It’s a curious paradox. On the one hand, our government insists it will not lower animal welfare and food safety standards in any post-Brexit US trade deal. On the other, Downing Street has just produced new proposals allowing imports of chlorinated chicken and beef from cattle pumped with hormones – both currently banned in this country.
For more than two years, animal welfare lobbyists and British farmers have been united under one cause: sounding the alarm over the prospect of Brexit creating a whole new market for poor quality, low welfare meat. But government sources were adamant. They could not stress enough that there was no cause for concern.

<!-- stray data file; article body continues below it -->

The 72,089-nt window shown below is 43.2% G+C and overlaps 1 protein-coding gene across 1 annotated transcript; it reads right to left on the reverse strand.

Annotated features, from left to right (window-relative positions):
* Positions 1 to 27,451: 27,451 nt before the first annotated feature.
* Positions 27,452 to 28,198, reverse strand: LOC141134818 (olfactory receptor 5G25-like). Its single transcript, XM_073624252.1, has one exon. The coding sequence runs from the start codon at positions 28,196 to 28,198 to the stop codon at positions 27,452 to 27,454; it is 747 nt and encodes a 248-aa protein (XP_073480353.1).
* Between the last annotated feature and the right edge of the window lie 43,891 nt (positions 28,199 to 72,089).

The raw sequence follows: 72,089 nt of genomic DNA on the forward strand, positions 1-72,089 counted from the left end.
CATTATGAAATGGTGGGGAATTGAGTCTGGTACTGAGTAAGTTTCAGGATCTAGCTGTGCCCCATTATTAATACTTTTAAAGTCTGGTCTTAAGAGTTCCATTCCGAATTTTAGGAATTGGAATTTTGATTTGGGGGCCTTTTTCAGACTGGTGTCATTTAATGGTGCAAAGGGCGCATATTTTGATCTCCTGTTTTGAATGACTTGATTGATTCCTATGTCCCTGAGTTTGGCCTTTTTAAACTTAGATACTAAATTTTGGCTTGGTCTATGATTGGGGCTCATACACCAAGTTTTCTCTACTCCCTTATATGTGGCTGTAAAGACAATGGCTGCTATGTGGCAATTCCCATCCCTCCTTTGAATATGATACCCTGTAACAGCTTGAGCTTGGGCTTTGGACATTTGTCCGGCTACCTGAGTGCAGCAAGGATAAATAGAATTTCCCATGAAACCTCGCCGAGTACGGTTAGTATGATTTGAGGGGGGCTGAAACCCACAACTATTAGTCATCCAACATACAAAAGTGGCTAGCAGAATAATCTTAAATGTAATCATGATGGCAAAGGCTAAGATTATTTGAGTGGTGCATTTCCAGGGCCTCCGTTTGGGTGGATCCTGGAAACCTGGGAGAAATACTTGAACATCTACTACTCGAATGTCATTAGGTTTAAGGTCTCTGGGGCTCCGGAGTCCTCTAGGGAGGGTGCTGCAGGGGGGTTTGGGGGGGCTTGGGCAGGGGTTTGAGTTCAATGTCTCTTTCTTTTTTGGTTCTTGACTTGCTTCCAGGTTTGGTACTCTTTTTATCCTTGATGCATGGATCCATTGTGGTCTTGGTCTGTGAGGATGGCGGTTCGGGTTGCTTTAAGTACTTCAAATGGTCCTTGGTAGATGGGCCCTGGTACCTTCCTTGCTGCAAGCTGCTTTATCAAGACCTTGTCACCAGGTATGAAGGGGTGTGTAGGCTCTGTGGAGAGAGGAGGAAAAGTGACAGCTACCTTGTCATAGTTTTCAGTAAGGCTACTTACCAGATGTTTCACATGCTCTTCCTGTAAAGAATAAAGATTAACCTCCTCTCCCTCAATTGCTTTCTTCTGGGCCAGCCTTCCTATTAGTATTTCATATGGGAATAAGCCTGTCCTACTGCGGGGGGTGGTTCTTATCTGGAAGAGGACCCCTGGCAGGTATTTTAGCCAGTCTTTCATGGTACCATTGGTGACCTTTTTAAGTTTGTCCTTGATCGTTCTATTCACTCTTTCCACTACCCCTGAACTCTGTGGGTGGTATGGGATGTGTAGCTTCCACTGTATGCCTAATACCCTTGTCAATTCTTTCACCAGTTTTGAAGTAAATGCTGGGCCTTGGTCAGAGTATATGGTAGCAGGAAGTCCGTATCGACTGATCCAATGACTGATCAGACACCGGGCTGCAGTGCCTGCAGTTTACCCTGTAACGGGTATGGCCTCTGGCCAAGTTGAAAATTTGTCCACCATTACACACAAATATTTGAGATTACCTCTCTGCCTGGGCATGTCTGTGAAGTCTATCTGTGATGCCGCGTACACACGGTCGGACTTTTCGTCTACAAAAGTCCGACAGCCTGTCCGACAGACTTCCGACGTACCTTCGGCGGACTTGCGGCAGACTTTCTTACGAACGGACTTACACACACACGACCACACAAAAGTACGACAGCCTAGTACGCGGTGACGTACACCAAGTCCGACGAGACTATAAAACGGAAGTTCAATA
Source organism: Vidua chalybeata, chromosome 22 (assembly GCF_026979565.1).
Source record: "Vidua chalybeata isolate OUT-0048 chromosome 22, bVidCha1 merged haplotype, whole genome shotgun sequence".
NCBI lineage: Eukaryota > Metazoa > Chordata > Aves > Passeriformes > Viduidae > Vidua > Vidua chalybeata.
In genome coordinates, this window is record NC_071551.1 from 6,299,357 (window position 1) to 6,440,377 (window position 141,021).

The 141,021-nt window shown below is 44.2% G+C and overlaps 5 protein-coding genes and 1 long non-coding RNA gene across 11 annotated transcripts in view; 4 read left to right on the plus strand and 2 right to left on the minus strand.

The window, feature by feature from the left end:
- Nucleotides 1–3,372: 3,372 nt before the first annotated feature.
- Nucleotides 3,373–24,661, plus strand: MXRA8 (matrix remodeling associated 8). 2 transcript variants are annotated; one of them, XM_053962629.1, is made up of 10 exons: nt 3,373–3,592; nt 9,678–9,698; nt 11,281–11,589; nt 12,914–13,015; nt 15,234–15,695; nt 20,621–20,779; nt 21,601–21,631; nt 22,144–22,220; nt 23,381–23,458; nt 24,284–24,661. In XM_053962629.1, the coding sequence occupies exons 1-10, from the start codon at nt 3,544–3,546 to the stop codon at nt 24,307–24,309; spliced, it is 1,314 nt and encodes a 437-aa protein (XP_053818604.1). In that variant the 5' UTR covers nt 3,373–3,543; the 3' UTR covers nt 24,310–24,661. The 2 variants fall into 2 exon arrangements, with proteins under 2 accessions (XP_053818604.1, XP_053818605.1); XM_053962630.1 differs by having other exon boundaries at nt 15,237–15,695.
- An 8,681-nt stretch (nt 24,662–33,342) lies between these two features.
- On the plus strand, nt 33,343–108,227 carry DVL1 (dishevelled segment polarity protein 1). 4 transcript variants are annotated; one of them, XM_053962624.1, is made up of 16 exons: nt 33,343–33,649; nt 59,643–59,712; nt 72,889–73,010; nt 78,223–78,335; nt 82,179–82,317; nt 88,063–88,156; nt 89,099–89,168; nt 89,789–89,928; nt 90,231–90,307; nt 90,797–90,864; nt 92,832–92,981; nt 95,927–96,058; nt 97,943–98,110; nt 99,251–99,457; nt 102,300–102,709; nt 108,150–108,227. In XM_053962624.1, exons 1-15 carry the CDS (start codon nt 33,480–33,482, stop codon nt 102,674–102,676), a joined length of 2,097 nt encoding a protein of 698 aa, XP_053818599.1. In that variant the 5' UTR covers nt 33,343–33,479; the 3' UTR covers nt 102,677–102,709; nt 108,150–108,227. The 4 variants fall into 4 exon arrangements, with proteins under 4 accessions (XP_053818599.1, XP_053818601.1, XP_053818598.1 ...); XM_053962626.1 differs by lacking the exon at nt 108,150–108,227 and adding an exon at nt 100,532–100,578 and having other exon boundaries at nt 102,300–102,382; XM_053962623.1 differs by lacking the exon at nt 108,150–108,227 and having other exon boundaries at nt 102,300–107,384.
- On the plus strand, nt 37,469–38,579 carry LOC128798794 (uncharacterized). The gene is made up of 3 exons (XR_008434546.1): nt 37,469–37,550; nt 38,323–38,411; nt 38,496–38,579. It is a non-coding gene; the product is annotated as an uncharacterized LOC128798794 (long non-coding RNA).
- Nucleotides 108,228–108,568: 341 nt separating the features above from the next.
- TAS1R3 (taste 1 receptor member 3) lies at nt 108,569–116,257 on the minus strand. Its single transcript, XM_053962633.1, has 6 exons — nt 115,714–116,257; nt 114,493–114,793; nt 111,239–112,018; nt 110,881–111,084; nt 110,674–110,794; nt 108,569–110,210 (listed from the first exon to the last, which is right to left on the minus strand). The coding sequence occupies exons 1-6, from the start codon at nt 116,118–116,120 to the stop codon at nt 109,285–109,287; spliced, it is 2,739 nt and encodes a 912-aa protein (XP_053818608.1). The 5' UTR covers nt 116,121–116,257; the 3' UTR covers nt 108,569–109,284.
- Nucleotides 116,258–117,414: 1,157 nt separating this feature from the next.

As far back as March 2017, George Eustice, then an environment minister, said: “It is important that we do not put our industry at an unfair disadvantage.” Four months later, Michael Gove, as environment secretary, insisted chlorinated chicken would remain banned. “This is something on which all members of the government are agreed,” he said.
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